Speaking on the 2021 Reauthorization of the Violence Against Women Act (VAWA), U.S. President Joe Biden referred to the rate of ‘sexual assault’ as ‘a pandemic within a pandemic for countless [Native] women at risk for abuse’. The VAWA—first enacted in 1994—represents an era of legislation that frames violence against Native American women as a ‘problem’ to ‘solve’ using federal law.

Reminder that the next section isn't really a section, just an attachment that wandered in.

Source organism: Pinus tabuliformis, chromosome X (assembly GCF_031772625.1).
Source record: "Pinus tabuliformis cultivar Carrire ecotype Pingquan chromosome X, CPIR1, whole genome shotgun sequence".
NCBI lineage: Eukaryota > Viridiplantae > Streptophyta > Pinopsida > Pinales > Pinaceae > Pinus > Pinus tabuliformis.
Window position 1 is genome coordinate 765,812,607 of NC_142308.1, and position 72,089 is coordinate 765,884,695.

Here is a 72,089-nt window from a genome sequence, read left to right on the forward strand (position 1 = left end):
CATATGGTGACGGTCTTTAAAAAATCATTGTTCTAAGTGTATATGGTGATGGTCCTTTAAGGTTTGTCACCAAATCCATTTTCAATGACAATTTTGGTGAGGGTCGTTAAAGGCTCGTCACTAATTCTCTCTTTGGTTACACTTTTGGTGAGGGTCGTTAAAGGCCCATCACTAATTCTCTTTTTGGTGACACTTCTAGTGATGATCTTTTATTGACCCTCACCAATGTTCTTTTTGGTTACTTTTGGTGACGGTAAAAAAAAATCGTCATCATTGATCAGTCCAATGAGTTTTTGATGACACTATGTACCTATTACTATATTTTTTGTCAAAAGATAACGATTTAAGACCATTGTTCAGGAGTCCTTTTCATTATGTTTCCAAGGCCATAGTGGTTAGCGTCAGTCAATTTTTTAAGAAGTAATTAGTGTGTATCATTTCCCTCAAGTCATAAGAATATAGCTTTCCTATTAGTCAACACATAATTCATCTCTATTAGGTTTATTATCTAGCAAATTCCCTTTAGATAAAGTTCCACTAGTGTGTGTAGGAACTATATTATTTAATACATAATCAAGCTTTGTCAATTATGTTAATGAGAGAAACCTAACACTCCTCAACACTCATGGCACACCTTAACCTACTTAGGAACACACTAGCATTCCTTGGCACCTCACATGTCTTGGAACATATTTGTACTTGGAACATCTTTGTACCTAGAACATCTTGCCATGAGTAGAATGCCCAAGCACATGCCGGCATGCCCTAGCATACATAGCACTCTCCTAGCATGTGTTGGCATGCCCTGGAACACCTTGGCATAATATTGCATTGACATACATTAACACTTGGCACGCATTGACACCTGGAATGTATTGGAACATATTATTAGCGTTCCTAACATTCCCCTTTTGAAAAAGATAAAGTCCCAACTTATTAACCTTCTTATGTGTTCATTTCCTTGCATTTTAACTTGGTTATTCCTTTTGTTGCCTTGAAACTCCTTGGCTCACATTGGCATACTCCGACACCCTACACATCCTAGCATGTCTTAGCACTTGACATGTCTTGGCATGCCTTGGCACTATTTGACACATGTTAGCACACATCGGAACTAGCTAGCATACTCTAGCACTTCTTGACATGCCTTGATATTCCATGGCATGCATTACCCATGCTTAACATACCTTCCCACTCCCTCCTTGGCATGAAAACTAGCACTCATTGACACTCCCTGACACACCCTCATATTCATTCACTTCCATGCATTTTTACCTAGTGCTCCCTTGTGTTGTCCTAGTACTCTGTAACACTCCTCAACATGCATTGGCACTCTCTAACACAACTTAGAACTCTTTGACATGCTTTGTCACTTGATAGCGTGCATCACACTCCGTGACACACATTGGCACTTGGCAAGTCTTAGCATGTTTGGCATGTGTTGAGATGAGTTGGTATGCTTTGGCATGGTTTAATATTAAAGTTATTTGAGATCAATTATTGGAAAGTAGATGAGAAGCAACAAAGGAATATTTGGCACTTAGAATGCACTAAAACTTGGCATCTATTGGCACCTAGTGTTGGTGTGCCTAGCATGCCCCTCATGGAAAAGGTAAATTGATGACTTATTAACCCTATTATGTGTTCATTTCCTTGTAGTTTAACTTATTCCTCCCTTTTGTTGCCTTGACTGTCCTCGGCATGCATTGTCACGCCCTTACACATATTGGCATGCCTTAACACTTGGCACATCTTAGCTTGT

After 27 years, the violence continues unabated, as nearly 85 percent of Native women experience sexual violence in their lifetime. While the VAWA includes ‘solutions’ that enhanced criminal jurisdiction and funding for tribes, little attention has been paid to the ‘problem’ the VAWA ‘addresses.’ Using poststructuralist policy studies and indigenous feminisms, I employ Carol Bacchi’s discursive policy analysis tool—What’s the Problem Represented to Be—to elucidate how the VAWA (re)created, (re)constituted, and (re)shaped the ‘problem’ it claims to address, over three decades. I intervene in evaluative policy research to explore how the very real violence Native women face is (re)produced by federal policy discourse. Rather than a rejection of the VAWA, my research uses critique to create space to consider alterations or alternatives that work toward definitive sovereignty for indigenous peoples. As the Biden administration prioritises the VAWA, it is timely to critically appraise its role in (re)creating violence against indigenous women.